NEW YORK SUPREME COURT, APPELLATE DIVISION, FIRST DEPARTMENT
March 25, 2010
STEPHAN LOEWENTHEIL, ET AL., PLAINTIFFS-APPELLANTS,
WHITE KNIGHT, LTD., DEFENDANT-RESPONDENT.
EDITH O'HARA, ETC., THIRD-PARTY PLAINTIFF-RESPONDENT,
GORDON MILDE, ET AL., THIRD-PARTY DEFENDANTS.
Order, Supreme Court, New York County (Barbara R. Kapnick, J.), entered October 9, 2009, which granted third-party plaintiff leave to file and serve an amended third-party complaint with a claim against plaintiffs, unanimously affirmed, with costs.
Published by New York State Law Reporting Bureau pursuant to Judiciary Law § 431.
This opinion is uncorrected and subject to revision before publication in the Official Reports.
Tom, J.P., Andrias, Sweeny, Nardelli, Renwick, JJ.
Leave to amend pleadings, which should be liberally granted, is a function of the trial court, and the discretionary grant of such relief will not be overturned on appeal "absent a showing that the facts supporting the amendment do not support the purported claim or claims" (Peach Parking Corp. v 346 W. 40th St., LLC, 42 AD3d 82, 86 ). Supreme Court did not abuse its discretion by granting leave to amend for the purpose of asserting, in effect, a counterclaim that plaintiffs' election as officers of the corporate defendant was null and void under the terms of a 1983 Cross Purchase Agreement. In a prior unappealed decision in 2008, the court rejected plaintiffs' argument, raised again in opposition to the motion for leave to amend, that the 1983 agreement was without force and effect. This established as law of the case that there is a triable issue of what rights third-party plaintiffs may claim under the agreement (see Moore v Washington, 34 AD2d 903, 904 ).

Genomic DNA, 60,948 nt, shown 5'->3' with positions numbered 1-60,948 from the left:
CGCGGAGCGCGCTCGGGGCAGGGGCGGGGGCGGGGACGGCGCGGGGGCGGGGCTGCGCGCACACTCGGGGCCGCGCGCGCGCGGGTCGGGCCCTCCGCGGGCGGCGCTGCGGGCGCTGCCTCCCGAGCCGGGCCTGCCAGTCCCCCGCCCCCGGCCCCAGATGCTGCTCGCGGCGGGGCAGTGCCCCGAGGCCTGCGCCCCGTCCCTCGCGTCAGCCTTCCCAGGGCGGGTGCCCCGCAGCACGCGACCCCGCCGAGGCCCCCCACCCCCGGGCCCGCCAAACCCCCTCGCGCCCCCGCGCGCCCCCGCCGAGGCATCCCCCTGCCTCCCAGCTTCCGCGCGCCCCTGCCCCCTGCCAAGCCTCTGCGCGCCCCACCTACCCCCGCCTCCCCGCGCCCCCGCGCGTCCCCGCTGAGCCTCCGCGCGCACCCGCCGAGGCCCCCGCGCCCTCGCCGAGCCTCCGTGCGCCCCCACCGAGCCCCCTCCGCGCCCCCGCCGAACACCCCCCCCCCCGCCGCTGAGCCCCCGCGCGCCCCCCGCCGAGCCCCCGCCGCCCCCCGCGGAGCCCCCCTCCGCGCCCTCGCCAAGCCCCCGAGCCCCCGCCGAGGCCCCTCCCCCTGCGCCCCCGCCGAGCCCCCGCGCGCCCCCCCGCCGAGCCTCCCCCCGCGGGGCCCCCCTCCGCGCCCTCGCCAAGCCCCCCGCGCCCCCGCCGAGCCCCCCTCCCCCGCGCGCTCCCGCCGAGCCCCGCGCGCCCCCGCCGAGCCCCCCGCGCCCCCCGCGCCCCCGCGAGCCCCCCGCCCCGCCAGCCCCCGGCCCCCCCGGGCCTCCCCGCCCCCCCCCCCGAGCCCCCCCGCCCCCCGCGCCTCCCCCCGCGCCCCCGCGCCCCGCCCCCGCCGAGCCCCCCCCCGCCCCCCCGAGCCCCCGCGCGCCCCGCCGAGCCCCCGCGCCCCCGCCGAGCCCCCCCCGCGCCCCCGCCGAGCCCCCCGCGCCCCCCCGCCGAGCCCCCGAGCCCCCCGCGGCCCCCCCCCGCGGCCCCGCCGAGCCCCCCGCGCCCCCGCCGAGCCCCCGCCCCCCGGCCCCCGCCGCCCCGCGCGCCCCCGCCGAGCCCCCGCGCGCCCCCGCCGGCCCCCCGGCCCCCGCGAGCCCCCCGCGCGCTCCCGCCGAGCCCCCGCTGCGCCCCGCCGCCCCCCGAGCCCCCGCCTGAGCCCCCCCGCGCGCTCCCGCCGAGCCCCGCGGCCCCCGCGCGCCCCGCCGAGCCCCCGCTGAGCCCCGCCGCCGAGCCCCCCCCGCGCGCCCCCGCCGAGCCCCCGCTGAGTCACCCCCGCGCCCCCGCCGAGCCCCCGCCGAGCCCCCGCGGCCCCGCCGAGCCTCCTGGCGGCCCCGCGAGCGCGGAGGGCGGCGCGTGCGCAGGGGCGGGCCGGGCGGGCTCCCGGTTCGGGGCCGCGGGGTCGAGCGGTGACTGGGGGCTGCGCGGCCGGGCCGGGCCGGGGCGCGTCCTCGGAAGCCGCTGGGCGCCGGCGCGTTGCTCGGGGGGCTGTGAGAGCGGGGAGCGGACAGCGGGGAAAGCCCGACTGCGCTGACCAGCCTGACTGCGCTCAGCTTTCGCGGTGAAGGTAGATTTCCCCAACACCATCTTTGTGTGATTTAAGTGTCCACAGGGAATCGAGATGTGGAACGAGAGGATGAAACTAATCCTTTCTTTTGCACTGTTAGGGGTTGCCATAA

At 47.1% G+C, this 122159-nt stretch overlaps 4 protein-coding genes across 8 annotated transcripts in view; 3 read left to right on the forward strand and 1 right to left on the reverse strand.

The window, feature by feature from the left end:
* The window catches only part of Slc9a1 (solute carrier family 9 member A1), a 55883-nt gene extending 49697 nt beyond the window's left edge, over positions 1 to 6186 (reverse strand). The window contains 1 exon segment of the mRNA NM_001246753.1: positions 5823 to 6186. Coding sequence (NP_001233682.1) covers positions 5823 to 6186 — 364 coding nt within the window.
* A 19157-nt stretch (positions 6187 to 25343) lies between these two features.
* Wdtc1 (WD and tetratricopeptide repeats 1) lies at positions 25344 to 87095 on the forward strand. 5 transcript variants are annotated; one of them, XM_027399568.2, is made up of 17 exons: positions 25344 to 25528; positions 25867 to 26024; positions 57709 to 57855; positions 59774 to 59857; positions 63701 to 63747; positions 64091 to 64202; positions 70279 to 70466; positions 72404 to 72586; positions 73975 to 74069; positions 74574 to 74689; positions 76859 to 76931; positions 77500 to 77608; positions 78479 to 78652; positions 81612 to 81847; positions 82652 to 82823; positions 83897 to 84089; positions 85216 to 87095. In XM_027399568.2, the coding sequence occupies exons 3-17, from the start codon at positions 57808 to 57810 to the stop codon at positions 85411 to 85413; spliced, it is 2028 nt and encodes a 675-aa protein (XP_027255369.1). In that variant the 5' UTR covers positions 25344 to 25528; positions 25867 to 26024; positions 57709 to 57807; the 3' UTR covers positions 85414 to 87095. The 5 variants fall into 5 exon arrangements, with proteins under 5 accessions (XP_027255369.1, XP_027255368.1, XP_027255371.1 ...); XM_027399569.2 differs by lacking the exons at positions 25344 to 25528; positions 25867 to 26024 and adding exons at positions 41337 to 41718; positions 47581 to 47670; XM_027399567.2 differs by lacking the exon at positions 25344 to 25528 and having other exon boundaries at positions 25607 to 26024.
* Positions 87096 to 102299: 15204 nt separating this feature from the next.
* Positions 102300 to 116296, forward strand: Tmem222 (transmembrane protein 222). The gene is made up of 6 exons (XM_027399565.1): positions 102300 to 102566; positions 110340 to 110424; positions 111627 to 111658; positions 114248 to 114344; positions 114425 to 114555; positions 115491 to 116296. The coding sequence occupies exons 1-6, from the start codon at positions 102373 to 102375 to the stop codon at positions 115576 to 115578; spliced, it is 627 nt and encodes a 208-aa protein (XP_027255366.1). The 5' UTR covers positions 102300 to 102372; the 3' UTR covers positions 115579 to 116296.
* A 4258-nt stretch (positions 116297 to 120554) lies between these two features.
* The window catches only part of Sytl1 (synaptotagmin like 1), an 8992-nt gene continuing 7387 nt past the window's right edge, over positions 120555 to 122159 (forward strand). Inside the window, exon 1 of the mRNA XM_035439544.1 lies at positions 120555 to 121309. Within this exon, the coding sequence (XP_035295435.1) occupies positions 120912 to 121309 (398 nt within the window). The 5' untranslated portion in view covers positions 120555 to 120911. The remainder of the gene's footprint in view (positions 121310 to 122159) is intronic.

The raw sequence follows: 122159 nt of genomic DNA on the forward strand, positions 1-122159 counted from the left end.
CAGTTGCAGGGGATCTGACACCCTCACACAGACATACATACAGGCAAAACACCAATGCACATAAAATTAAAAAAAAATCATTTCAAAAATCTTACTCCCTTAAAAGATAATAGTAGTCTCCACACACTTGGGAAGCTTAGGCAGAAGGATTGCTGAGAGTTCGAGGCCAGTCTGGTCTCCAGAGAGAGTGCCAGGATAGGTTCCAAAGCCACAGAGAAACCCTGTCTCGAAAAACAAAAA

Nor did the court abuse its discretion by granting leave to amend in order to assert a claim against plaintiffs for breach of fiduciary duty, as there is evidence in the record to support the third-party plaintiff's allegation that having installed themselves as officers of the corporate defendant, plaintiffs acted contrary to the corporation's interests by bringing suit against it in their individual capacities and then allowing it to suffer a default judgment.
THIS CONSTITUTES THE DECISION AND ORDER OF THE SUPREME COURT, APPELLATE DIVISION, FIRST DEPARTMENT.
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